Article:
Tiny, dense forests are springing up around Europe as part of a movement aimed at restoring biodiversity and fighting the climate crisis.
Often sited in schoolyards or alongside roads, the forests can be as small as a tennis court. They are based on the work of the Japanese botanist Akira Miyawaki, who has planted more than 1,000 such forests in Japan, Malaysia and elsewhere.
Advocates for the method say the miniature forests grow 10 times faster and become 30 times denser and 100 times more biodiverse than those planted by conventional methods. This result is achieved by planting saplings close together, three per square metre, using native varieties adapted to local conditions. A wide variety of species – ideally 30 or more – are planted to recreate the layers of a natural forest.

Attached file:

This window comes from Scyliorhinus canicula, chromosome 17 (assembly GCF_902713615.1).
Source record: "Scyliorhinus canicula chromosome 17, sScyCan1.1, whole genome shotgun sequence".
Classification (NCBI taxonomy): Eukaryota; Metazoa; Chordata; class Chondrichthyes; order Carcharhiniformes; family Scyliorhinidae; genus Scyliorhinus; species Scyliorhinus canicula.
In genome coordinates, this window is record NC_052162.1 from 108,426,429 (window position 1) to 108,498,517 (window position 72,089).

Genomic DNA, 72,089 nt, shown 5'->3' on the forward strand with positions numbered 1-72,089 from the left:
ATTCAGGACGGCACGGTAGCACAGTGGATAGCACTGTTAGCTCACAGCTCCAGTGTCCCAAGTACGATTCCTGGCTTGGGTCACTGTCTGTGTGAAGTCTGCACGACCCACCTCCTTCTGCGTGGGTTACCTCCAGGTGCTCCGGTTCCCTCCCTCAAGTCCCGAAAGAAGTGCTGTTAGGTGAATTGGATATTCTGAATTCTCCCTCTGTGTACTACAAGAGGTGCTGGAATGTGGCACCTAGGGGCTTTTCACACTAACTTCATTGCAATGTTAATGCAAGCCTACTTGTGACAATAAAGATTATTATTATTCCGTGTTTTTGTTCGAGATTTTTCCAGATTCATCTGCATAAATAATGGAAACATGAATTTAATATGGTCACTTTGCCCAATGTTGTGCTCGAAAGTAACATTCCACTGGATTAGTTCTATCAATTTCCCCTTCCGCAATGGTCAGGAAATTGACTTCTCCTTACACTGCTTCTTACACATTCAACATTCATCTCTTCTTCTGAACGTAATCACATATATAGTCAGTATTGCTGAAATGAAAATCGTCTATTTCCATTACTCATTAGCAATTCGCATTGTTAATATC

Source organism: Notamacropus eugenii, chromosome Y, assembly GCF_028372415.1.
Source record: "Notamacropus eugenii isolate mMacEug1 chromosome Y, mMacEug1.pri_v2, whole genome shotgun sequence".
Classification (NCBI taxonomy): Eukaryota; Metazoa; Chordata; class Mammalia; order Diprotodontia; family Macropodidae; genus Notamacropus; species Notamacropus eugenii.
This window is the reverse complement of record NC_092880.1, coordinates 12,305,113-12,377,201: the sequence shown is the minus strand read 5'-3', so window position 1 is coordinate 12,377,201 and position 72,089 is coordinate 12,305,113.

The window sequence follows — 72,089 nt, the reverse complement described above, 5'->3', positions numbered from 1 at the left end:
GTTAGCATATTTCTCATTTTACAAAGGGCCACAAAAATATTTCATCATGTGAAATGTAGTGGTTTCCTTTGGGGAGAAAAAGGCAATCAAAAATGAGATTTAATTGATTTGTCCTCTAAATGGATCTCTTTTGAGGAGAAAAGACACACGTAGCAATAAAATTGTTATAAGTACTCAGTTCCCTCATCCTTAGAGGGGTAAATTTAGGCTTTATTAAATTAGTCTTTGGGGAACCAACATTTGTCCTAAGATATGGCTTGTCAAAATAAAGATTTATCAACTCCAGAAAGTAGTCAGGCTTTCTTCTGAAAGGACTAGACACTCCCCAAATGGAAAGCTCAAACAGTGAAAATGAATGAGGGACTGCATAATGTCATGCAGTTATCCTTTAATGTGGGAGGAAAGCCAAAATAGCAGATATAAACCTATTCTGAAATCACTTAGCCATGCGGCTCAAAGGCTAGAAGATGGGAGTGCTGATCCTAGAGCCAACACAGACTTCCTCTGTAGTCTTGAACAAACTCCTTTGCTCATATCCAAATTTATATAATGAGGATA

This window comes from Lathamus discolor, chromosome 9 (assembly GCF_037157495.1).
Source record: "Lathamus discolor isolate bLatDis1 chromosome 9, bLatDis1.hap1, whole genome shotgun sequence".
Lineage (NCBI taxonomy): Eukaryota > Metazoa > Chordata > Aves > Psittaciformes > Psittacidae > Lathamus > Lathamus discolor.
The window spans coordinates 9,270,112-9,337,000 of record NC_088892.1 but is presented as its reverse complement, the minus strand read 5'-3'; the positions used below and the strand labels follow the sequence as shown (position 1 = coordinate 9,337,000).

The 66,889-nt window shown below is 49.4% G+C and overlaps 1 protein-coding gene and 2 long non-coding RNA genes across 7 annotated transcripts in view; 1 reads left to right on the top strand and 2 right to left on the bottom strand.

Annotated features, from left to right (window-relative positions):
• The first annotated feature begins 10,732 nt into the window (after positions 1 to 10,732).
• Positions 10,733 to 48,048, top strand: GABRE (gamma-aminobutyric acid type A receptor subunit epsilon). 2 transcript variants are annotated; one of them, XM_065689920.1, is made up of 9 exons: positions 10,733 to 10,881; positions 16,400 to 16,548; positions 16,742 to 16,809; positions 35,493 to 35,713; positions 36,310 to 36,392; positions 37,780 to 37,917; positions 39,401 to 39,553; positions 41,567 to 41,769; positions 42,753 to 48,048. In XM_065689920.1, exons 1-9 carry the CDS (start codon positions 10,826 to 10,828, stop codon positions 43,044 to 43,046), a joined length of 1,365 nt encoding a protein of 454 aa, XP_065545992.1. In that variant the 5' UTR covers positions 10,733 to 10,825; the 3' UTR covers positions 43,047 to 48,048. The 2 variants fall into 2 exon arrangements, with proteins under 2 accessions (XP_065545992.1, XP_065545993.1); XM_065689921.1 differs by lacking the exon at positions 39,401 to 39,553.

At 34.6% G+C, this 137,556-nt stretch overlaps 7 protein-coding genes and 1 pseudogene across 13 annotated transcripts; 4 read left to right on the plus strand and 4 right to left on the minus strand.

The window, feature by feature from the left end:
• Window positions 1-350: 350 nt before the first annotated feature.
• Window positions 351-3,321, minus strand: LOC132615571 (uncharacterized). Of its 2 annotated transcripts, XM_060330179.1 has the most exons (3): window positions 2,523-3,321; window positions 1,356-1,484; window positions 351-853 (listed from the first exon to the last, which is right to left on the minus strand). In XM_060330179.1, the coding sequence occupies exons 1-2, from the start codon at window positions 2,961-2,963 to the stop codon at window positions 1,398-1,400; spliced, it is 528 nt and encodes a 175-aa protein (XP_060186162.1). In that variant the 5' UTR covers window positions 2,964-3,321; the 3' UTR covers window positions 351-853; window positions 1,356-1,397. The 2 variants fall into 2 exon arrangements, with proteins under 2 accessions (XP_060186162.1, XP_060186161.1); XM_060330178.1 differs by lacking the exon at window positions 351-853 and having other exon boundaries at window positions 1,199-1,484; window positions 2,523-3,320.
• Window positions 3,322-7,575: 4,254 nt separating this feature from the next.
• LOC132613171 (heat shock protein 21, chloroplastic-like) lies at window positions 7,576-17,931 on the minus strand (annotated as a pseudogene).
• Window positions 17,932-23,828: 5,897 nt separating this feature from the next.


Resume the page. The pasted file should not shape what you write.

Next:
Scientists say such ecosystems are key to meeting climate goals, estimating that natural forests can store 40 times more carbon than single-species plantations. The Miyawaki forests are designed to regenerate land in far less time than the 70-plus years it takes a forest to recover on its own. [...]